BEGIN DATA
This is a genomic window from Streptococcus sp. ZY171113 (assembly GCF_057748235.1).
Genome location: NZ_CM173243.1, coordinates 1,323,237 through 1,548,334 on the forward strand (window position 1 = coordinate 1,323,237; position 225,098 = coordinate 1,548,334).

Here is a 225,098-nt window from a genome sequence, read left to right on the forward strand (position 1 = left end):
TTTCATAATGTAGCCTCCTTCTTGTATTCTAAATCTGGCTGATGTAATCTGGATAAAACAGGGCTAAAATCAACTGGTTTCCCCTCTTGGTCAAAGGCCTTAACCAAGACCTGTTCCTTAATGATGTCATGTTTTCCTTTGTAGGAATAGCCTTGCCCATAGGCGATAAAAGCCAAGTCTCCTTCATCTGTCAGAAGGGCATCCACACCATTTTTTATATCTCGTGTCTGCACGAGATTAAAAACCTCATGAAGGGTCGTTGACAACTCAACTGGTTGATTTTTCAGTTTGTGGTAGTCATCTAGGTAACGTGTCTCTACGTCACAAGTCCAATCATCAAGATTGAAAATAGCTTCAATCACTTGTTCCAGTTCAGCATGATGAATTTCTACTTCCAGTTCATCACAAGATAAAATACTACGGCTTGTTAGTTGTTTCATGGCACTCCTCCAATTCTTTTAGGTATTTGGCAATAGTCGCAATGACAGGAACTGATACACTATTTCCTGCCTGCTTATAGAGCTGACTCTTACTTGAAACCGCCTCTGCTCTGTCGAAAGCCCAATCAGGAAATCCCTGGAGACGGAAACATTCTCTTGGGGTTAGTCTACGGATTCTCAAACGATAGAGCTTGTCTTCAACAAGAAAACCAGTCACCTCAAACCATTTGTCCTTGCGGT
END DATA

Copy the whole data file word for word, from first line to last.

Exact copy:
This is a genomic window from Streptococcus sp. ZY171113 (assembly GCF_057748235.1).
Genome location: NZ_CM173243.1, coordinates 1,323,237 through 1,548,334 on the forward strand (window position 1 = coordinate 1,323,237; position 225,098 = coordinate 1,548,334).

Here is a 225,098-nt window from a genome sequence, read left to right on the forward strand (position 1 = left end):
TTTCATAATGTAGCCTCCTTCTTGTATTCTAAATCTGGCTGATGTAATCTGGATAAAACAGGGCTAAAATCAACTGGTTTCCCCTCTTGGTCAAAGGCCTTAACCAAGACCTGTTCCTTAATGATGTCATGTTTTCCTTTGTAGGAATAGCCTTGCCCATAGGCGATAAAAGCCAAGTCTCCTTCATCTGTCAGAAGGGCATCCACACCATTTTTTATATCTCGTGTCTGCACGAGATTAAAAACCTCATGAAGGGTCGTTGACAACTCAACTGGTTGATTTTTCAGTTTGTGGTAGTCATCTAGGTAACGTGTCTCTACGTCACAAGTCCAATCATCAAGATTGAAAATAGCTTCAATCACTTGTTCCAGTTCAGCATGATGAATTTCTACTTCCAGTTCATCACAAGATAAAATACTACGGCTTGTTAGTTGTTTCATGGCACTCCTCCAATTCTTTTAGGTATTTGGCAATAGTCGCAATGACAGGAACTGATACACTATTTCCTGCCTGCTTATAGAGCTGACTCTTACTTGAAACCGCCTCTGCTCTGTCGAAAGCCCAATCAGGAAATCCCTGGAGACGGAAACATTCTCTTGGGGTTAGTCTACGGATTCTCAAACGATAGAGCTTGTCTTCAACAAGAAAACCAGTCACCTCAAACCATTTGTCCTTGCGGT